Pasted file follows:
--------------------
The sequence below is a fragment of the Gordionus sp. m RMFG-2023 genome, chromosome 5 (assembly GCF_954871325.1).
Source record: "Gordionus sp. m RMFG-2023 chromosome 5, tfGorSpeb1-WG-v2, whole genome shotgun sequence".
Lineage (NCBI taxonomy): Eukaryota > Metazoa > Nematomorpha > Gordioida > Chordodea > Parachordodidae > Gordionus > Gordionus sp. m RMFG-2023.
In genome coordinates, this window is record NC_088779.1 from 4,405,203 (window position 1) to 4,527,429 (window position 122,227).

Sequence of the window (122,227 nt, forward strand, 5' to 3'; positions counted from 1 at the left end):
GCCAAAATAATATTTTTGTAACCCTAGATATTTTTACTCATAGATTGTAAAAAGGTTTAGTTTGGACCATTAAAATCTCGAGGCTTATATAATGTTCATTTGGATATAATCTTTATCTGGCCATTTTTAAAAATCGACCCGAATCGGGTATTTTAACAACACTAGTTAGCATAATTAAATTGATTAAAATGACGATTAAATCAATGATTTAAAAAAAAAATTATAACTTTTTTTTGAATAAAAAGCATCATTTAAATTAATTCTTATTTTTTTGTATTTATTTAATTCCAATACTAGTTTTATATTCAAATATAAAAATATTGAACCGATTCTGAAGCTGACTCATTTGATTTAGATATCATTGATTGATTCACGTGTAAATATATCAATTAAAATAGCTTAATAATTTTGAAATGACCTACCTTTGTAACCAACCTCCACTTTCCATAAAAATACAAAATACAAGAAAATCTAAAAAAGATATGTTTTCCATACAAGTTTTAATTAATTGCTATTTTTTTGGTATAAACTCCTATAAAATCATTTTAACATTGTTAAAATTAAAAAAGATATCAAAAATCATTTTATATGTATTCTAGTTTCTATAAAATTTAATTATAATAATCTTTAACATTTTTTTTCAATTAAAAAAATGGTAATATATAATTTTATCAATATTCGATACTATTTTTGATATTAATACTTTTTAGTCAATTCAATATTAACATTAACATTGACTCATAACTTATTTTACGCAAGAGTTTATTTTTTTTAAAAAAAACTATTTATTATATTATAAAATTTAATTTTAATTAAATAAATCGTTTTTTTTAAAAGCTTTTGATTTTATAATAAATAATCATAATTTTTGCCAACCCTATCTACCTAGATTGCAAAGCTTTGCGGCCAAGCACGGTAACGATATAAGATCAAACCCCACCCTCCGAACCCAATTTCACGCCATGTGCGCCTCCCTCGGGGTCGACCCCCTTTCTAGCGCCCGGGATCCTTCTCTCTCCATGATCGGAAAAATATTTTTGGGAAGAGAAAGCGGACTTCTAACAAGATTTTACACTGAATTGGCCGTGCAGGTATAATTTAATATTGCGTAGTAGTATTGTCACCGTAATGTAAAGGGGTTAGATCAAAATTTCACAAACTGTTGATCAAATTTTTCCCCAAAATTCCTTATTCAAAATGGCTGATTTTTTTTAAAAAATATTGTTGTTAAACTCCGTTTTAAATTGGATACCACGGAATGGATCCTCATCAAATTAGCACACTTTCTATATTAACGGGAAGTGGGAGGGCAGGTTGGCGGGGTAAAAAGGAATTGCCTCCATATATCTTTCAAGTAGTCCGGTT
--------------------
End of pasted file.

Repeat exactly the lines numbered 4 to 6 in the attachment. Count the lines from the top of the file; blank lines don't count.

In genome coordinates, this window is record NC_088779.1 from 4,405,203 (window position 1) to 4,527,429 (window position 122,227).

Sequence of the window (122,227 nt, forward strand, 5' to 3'; positions counted from 1 at the left end):
GCCAAAATAATATTTTTGTAACCCTAGATATTTTTACTCATAGATTGTAAAAAGGTTTAGTTTGGACCATTAAAATCTCGAGGCTTATATAATGTTCATTTGGATATAATCTTTATCTGGCCATTTTTAAAAATCGACCCGAATCGGGTATTTTAACAACACTAGTTAGCATAATTAAATTGATTAAAATGACGATTAAATCAATGATTTAAAAAAAAAATTATAACTTTTTTTTGAATAAAAAGCATCATTTAAATTAATTCTTATTTTTTTGTATTTATTTAATTCCAATACTAGTTTTATATTCAAATATAAAAATATTGAACCGATTCTGAAGCTGACTCATTTGATTTAGATATCATTGATTGATTCACGTGTAAATATATCAATTAAAATAGCTTAATAATTTTGAAATGACCTACCTTTGTAACCAACCTCCACTTTCCATAAAAATACAAAATACAAGAAAATCTAAAAAAGATATGTTTTCCATACAAGTTTTAATTAATTGCTATTTTTTTGGTATAAACTCCTATAAAATCATTTTAACATTGTTAAAATTAAAAAAGATATCAAAAATCATTTTATATGTATTCTAGTTTCTATAAAATTTAATTATAATAATCTTTAACATTTTTTTTCAATTAAAAAAATGGTAATATATAATTTTATCAATATTCGATACTATTTTTGATATTAATACTTTTTAGTCAATTCAATATTAACATTAACATTGACTCATAACTTATTTTACGCAAGAGTTTATTTTTTTTAAAAAAAACTATTTATTATATTATAAAATTTAATTTTAATTAAATAAATCGTTTTTTTTAAAAGCTTTTGATTTTATAATAAATAATCATAATTTTTGCCAACCCTATCTACCTAGATTGCAAAGCTTTGCGGCCAAGCACGGTAACGATATAAGATCAAACCCCACCCTCCGAACCCAATTTCACGCCATGTGCGCCTCCCTCGGGGTCGACCCCCTTTCTAGCGCCCGGGATCCTTCTCTCTCCATGATCGGAAAAATATTTTTGGGAAGAGAAAGCGGACTTCTAACAAGATTTTACACTGAATTGGCCGTGCAGGTATAATTTAATATTGCGTAGTAGTATTGTCACCGTAATGTAAAGGGGTTAGATCAAAATTTCACAAACTGTTGATCAAATTTTTCCCCAAAATTCCTTATTCAAAATGGCTGATTTTTTTTAAAAAATATTGTTGTTAAACTCCGTTTTAAATTGGATACCACGGAATGGATCCTCATCAAATTAGCACACTTTCTATATTAACGGGAAGTGGGAGGGCAGGTTGGCGGGGTAAAAAGGAATTGCCTCCATATATCTTTCAAGTAGTCCGGTT